Back to Nature

Published 12:00 am Thursday, April 3, 2003

The Blue Lake Methodist Campground was bustling with activity last weekend as hikers and nature lovers from across the southeast gathered amidst the pines of the Conecuh National Forest for the Second Annual Alabama Hiking Trail Society Conference.

According to Johnny Brewer, vice president of publicity for the AHTS, which is based in Andalusia, 60 people attended the event, which featured a veritable who's who of the hiking world.

"There were a lot of big name hikers there," Brewer said. "R. Michael Leonard, was the keynote speaker. He helped build the Pinhoti Trail, and is the founder of the Alabama Hiking Trail Society. Nimblewill Nomad, or M.J. Eberhart, was also there. He gave presentation on trail magic. It was a presentation that was very poetic. A lot of prose and adventure poetry. Very spiritual."

Among the activities at the conference, hikers enjoyed presentations on the Appalachian Trail, the Continental Divide Trail, Native American trails, reptiles of the Southeast, and much more.

"There was something for everyone," Brewer said. "There were programs for the experienced hiker, and programs for those who are just getting started. Everyone learned a lot about hiking in the United States."

Nimblewill Nomad, the first person to every complete the Eastern Continental Trail, was one of the most popular in attendance, Brewer said, and made the conference more lively.

"I think probably having him there, was the highlight for a lot of people," he said. "The man is 64-years-old, and you wouldn't believe it. His age shows only by his hair color. Next year, he's going to honor the 200th anniversary of Lewis and Clark by hiking as close to possible the trail they followed west.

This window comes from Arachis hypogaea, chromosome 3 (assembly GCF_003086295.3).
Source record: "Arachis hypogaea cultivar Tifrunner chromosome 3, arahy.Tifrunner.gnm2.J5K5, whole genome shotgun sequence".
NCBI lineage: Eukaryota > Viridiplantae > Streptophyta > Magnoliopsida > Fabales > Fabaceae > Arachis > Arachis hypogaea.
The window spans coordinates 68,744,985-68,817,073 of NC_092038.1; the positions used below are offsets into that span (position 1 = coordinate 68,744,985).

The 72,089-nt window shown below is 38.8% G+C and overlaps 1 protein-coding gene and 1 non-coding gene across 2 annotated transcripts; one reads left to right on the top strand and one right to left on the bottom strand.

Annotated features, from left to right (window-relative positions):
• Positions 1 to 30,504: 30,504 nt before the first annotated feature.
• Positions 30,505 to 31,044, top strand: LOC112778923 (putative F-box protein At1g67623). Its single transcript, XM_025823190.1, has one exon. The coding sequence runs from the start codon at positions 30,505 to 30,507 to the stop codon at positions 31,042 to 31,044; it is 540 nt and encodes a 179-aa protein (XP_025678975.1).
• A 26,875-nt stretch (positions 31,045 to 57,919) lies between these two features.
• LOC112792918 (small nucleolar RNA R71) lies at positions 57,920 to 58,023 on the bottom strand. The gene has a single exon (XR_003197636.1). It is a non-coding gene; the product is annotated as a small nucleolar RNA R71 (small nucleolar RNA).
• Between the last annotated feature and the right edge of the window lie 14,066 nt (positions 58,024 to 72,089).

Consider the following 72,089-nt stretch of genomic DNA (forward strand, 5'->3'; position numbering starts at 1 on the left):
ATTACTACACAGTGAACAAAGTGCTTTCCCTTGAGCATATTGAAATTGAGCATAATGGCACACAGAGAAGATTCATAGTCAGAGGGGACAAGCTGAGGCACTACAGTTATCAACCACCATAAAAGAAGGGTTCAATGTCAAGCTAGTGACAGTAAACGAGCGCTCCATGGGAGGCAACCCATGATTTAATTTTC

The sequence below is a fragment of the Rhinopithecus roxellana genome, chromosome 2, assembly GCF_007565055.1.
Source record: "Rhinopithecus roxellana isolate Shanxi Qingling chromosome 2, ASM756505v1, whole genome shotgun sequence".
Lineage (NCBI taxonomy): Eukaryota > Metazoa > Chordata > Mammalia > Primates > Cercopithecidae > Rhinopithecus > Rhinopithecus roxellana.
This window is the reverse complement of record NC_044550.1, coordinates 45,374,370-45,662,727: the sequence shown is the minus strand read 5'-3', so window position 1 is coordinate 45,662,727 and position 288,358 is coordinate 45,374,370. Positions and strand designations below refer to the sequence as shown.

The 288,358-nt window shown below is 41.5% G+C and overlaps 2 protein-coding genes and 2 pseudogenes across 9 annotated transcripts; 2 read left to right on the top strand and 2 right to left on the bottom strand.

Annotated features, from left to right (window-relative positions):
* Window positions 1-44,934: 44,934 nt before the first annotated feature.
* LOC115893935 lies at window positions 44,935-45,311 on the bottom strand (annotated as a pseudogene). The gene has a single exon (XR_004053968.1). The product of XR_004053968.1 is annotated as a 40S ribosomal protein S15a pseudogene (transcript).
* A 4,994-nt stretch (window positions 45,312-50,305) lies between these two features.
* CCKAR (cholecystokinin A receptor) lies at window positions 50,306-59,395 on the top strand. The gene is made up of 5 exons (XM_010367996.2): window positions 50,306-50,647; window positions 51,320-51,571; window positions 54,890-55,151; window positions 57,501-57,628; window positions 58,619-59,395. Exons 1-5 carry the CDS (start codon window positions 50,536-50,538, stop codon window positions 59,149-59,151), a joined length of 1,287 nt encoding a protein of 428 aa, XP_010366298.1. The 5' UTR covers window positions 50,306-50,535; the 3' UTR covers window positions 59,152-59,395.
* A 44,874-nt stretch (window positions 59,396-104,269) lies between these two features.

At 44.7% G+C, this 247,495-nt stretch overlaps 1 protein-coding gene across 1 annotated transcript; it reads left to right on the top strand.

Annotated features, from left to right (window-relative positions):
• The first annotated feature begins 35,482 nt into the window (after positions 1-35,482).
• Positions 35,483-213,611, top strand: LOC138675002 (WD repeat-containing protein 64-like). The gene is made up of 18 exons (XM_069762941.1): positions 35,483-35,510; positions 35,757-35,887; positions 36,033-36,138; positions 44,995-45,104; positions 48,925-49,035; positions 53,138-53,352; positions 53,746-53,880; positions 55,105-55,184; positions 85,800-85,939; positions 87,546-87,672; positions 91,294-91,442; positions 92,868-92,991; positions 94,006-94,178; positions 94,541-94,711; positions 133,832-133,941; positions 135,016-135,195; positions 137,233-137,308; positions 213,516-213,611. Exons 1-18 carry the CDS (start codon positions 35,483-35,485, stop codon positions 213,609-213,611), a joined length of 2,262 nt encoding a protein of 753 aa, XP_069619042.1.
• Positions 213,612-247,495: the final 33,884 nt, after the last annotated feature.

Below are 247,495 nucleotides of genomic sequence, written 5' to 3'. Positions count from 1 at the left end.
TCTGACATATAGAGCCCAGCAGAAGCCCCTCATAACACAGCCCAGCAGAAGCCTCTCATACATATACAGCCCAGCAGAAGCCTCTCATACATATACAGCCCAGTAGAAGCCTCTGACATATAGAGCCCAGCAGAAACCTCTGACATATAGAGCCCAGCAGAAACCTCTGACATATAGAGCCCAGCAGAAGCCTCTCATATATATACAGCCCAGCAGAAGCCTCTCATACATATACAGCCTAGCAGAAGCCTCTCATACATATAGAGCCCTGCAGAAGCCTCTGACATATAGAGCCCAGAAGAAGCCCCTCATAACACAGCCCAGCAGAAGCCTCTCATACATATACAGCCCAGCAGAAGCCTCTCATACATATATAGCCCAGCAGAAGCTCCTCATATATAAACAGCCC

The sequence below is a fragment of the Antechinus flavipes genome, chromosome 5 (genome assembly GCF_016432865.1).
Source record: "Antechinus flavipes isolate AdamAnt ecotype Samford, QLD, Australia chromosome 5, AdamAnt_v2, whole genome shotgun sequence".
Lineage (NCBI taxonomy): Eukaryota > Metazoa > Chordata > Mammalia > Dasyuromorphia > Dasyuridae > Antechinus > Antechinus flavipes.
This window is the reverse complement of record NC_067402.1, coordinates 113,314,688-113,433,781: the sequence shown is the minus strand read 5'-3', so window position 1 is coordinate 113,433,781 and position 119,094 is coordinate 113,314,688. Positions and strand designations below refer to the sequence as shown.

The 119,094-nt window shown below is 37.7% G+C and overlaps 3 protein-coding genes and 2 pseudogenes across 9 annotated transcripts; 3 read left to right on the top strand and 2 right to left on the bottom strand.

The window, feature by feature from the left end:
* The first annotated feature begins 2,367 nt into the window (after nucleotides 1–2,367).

"Nimblewill also presented a book by Earl Shaffer, Hiking with Spring, to the Alabama Hiking Trail Society. Shaffer autographed the book, and said he would donate it only if we auctioned it off."

And auction it off they did, along with several other items.

"We were very fortunate to have several items to auction off, including $600 worth of hiking equipment and supplies from Sierra Trail & Cycle in Troy," Brewer said. "Several businesses assisted us with items for the auction, and we raffled off a kayak. That was a really popular item too."

Also in attendance at the conference were Robbie and Brenda Bendall of the Alabama Trail Society, another group devoted to hiking and preserving the natural resources of Alabama.

"Having members of the Alabama Trail Society there was great," Brewer said. "It was nice to know that the two society's are working towards the same goals, and that we're able to work together."

In addition to the hiking presentations and talk, there was a little fun to be had as well.

"There was time for socializing with a campfire, banjo music and singing," Brewer said. "It was enjoyed by all."

The conference had its poignant moments too.

"There was a memorial service for Ann McDuff, an avid hiker who was killed, and Chuck Simon played the bagpipes beautifully. It was a very moving experience," Brewer said.

At the conference, the AHTS also elected new officers, with Eric Douglas of Brewton taking the reigns as president.

"There are new officers this year, but we're always looking for more people interested in joining," Brewer said. "They can contact the society at 427-4445 and find out more."

It takes a lot of people to put on a conference of this size, and the AHTS had plenty of help.

"We can't express our appreciation enough to those who helped," Brewer said. "Bobby Wilson at the Crow's Nest provided us with a delicious barbecue meal, Sierra in Troy for everything, Southern Trails Outfitters in Montgomery and of course, we're extremely grateful to the Blue Lake Methodist Camp and the United Methodist Assembly for letting us use their facilities. Without all the help we had, it couldn't have happened."